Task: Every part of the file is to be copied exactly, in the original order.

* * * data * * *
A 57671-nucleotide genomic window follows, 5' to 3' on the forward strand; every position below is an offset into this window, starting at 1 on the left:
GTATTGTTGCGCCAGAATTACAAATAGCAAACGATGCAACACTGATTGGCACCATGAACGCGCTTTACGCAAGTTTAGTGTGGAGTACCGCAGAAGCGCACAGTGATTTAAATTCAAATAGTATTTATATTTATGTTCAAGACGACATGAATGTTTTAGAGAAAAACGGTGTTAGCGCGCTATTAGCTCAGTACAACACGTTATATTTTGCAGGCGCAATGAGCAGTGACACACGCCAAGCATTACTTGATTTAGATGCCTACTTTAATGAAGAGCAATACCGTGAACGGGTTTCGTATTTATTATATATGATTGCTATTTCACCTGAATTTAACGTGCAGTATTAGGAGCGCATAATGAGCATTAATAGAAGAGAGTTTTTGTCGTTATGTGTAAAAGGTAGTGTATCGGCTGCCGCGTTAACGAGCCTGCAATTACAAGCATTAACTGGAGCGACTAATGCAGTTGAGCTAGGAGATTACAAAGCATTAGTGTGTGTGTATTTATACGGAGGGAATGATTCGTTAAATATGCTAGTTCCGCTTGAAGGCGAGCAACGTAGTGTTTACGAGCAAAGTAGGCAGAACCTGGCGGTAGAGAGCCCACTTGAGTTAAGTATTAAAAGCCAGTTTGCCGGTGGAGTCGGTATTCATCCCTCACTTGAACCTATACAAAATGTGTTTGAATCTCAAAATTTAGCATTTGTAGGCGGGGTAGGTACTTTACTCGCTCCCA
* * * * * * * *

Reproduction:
A 57671-nucleotide genomic window follows, 5' to 3' on the forward strand; every position below is an offset into this window, starting at 1 on the left:
GTATTGTTGCGCCAGAATTACAAATAGCAAACGATGCAACACTGATTGGCACCATGAACGCGCTTTACGCAAGTTTAGTGTGGAGTACCGCAGAAGCGCACAGTGATTTAAATTCAAATAGTATTTATATTTATGTTCAAGACGACATGAATGTTTTAGAGAAAAACGGTGTTAGCGCGCTATTAGCTCAGTACAACACGTTATATTTTGCAGGCGCAATGAGCAGTGACACACGCCAAGCATTACTTGATTTAGATGCCTACTTTAATGAAGAGCAATACCGTGAACGGGTTTCGTATTTATTATATATGATTGCTATTTCACCTGAATTTAACGTGCAGTATTAGGAGCGCATAATGAGCATTAATAGAAGAGAGTTTTTGTCGTTATGTGTAAAAGGTAGTGTATCGGCTGCCGCGTTAACGAGCCTGCAATTACAAGCATTAACTGGAGCGACTAATGCAGTTGAGCTAGGAGATTACAAAGCATTAGTGTGTGTGTATTTATACGGAGGGAATGATTCGTTAAATATGCTAGTTCCGCTTGAAGGCGAGCAACGTAGTGTTTACGAGCAAAGTAGGCAGAACCTGGCGGTAGAGAGCCCACTTGAGTTAAGTATTAAAAGCCAGTTTGCCGGTGGAGTCGGTATTCATCCCTCACTTGAACCTATACAAAATGTGTTTGAATCTCAAAATTTAGCATTTGTAGGCGGGGTAGGTACTTTACTCGCTCCCA